Studies in nonhuman primates suggest that high levels of cortisol associated with stress have neurotoxic effects on the hippocampus, a brain structure involved in memory. The authors previously showed that patients with combat-related posttraumatic stress disorder (PTSD) had deficits in short-term memory. The purpose of this study was to compare the hippocampal volume of patients with PTSD to that of subjects without psychiatric disorder.
Magnetic resonance imaging was used to measure the volume of the hippocampus in 26 Vietnam combat veterans with PTSD and 22 comparison subjects selected to be similar to the patients in age, sex, race, years of education, socioeconomic status, body size, and years of alcohol abuse.
The PTSD patients had a statistically significant 8% smaller right hippocampal volume relative to that of the comparison subjects, but there was no difference in the volume of other brain regions (caudate and temporal lobe). Deficits in short-term verbal memory as measured with the Wechsler Memory Scale were associated with smaller right hippocampal volume in the PTSD patients only.
These findings are consistent with a smaller right hippocampal volume in PTSD that is associated with functional deficits in verbal memory.
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"During the past decade, growing interest has been paid to the neurobiological basis of posttraumatic stress disorder (PTSD), typically indicating structural brain modifications of several grey matter formations following trauma exposure, though these results are still subject to debate. The most noticeable morphological alterations in PTSD in magnetic resonance imaging (MRI) studies were found in limbic structures, with consistent observations of hippocampal atrophy (Bremner et al., 1995, 2003; Stein et al., 1997; Gurvits et al., 1996; Lindauer et al., 2005; Kasai et al., 2008; Pavić et al., 2007; Shin et al., 2004; Pavlisa et al., 2006). Other PTSD-related volumetric reductions were noticed in the amygdala (Pavlisa et al., 2006), anterior cingulate gyrus (Rauch et al., 2003; Woodward et al., 2006a,b), corpus callosum (Villarreal et al., 2004), cerebellum (De Bellis and Kuchibhatla, 2006), and temporal and frontal grey matter (Geuze et al., 2008). "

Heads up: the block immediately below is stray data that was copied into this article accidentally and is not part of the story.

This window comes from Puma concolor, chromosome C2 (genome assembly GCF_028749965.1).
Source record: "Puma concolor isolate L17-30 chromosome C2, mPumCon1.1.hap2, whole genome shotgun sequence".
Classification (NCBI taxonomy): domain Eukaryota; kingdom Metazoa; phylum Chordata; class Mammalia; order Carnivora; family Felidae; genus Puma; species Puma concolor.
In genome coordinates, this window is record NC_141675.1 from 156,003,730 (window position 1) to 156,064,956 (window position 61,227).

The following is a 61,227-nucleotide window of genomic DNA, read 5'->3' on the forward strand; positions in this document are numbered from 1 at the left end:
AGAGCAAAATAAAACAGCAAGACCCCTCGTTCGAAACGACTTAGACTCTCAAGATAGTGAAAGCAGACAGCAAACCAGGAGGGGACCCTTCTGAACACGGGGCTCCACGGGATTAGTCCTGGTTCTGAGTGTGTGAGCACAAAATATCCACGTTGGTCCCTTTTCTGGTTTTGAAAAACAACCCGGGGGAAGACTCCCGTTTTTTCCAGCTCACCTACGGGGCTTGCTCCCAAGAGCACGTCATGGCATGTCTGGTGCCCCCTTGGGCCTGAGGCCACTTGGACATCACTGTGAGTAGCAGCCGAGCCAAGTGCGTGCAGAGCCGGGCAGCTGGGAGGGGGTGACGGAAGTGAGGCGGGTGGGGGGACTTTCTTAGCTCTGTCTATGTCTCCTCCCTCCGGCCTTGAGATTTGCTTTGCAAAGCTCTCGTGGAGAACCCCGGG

"Several other studies have reported similar negative findings [Jorge et al., 2012; Morey et al., 2012; Taber et al., 2015] although two studies using different diffusion metrics suggest white matter involvement in PTSD [Bazarian et al., 2012; Davenport et al., 2015]. Nonetheless, PTSD-related neuropathology appears to be associated primarily with changes in gray matter volume [Bremner et al., 1995; Corbo et al., 2005; Kasai et al., 2008; O'Doherty et al., 2015; Smith, 2005] and functional alterations [Bremner et al., 1999; Daniels et al., 2010; Hayes et al., 2011; Milad et al., 2009; Sadeh et al., 2015; Shin and Liberzon , 2010; Shin et al., 2004; St Jacques et al., 2013; van Wingen et al., 2012]. Further research is needed to determine if PTSD-related neuropathology independently mediates the relationship between PTSD and PCS severity. "